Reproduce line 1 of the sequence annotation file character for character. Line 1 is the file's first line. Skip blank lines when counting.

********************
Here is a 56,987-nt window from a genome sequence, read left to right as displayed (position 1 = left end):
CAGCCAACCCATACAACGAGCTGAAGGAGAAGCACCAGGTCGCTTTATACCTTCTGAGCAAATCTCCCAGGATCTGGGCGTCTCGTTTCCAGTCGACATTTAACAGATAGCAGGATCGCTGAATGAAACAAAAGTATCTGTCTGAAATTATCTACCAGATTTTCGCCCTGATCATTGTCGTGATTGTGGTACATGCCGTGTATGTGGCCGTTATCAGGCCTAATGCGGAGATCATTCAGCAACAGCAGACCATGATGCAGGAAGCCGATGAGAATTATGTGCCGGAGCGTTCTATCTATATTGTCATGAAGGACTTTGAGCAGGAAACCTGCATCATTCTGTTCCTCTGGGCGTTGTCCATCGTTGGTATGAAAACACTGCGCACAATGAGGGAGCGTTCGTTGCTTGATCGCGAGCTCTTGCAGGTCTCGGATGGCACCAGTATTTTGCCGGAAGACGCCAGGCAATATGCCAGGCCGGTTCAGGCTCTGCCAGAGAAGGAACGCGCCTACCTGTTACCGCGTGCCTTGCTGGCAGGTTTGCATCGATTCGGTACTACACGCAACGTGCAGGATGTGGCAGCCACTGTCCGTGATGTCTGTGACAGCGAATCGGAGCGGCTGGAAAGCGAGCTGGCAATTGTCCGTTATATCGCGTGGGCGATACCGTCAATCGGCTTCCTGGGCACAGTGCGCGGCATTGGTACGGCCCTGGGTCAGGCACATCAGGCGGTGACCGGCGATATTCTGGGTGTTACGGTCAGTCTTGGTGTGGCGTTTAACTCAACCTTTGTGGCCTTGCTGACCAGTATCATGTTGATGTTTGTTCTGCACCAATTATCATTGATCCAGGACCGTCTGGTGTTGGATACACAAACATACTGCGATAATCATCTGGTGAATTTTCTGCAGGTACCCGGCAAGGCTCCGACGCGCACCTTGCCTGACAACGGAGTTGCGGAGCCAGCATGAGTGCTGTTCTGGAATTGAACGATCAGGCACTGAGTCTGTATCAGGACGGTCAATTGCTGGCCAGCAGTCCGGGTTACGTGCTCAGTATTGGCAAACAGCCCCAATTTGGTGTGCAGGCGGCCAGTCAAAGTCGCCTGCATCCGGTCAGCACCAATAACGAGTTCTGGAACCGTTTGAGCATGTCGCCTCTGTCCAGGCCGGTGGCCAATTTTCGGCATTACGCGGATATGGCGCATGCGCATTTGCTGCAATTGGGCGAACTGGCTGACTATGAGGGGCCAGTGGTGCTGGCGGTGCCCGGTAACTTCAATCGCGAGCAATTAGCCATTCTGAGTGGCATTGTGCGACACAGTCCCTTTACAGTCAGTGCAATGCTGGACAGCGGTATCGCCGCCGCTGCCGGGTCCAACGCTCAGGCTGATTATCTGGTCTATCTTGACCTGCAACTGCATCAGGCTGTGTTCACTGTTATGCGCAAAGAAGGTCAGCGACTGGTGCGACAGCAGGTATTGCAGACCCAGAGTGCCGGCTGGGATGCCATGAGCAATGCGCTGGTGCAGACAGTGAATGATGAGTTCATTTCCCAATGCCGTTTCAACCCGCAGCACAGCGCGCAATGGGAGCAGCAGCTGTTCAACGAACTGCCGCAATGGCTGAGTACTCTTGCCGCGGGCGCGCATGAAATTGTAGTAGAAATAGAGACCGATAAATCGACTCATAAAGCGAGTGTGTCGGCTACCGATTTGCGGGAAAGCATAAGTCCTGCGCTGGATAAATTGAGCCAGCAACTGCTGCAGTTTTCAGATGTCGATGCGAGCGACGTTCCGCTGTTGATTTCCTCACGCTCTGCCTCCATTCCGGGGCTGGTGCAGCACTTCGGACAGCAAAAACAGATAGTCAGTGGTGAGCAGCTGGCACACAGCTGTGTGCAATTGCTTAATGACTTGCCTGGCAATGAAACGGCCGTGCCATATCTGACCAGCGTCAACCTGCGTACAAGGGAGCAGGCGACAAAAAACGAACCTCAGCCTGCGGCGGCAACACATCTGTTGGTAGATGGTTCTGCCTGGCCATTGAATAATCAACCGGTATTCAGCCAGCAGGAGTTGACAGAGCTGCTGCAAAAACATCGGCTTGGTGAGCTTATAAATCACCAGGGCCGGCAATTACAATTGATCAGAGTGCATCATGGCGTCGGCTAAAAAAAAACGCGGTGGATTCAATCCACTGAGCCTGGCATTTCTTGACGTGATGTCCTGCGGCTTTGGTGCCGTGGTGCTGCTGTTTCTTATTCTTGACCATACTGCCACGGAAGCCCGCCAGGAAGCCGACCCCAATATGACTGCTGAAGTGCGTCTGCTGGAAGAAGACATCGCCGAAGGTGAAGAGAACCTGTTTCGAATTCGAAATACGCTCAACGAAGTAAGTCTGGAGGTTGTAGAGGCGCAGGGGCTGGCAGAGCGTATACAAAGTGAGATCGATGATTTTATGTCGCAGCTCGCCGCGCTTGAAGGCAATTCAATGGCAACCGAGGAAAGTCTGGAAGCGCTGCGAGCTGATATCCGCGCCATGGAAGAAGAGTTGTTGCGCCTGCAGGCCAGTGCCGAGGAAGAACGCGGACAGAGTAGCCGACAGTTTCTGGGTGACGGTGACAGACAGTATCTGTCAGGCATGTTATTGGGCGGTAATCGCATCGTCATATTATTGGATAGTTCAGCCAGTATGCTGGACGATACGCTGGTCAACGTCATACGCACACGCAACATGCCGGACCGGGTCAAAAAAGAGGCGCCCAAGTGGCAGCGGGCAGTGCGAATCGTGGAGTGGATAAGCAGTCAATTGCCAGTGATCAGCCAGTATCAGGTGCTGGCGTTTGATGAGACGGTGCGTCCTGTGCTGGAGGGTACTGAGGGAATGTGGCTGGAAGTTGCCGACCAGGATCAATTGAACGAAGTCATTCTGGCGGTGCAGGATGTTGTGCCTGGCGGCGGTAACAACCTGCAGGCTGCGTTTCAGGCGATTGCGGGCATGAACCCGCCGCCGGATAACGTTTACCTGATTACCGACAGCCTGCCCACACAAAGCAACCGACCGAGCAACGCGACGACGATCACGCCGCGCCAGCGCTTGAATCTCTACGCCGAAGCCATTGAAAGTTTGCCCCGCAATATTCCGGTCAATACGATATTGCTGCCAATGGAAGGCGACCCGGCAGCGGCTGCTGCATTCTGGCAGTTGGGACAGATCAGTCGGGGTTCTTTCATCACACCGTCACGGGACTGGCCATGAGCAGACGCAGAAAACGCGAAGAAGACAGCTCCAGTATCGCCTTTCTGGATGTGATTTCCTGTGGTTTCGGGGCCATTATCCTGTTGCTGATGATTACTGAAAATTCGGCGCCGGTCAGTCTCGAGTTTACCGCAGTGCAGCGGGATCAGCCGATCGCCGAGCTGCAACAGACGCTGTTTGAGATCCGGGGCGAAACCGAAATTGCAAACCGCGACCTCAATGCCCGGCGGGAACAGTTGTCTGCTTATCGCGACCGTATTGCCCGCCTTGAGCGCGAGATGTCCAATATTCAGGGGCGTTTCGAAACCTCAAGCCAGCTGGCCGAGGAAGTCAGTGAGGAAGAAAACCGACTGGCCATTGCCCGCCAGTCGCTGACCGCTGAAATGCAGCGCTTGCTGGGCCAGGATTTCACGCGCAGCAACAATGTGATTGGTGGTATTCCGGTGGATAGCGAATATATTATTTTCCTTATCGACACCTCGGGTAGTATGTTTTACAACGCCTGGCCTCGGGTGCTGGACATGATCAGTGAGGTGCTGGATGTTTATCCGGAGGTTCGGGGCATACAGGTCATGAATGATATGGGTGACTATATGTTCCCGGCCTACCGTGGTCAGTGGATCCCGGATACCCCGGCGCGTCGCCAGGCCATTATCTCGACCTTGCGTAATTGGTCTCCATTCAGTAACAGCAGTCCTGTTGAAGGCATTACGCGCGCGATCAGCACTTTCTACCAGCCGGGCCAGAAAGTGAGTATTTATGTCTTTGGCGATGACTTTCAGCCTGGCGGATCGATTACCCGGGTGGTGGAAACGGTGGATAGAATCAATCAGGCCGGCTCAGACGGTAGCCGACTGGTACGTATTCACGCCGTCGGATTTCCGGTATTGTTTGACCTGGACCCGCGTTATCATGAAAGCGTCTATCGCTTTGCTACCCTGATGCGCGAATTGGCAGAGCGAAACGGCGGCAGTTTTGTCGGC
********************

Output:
Here is a 56,987-nt window from a genome sequence, read left to right as displayed (position 1 = left end):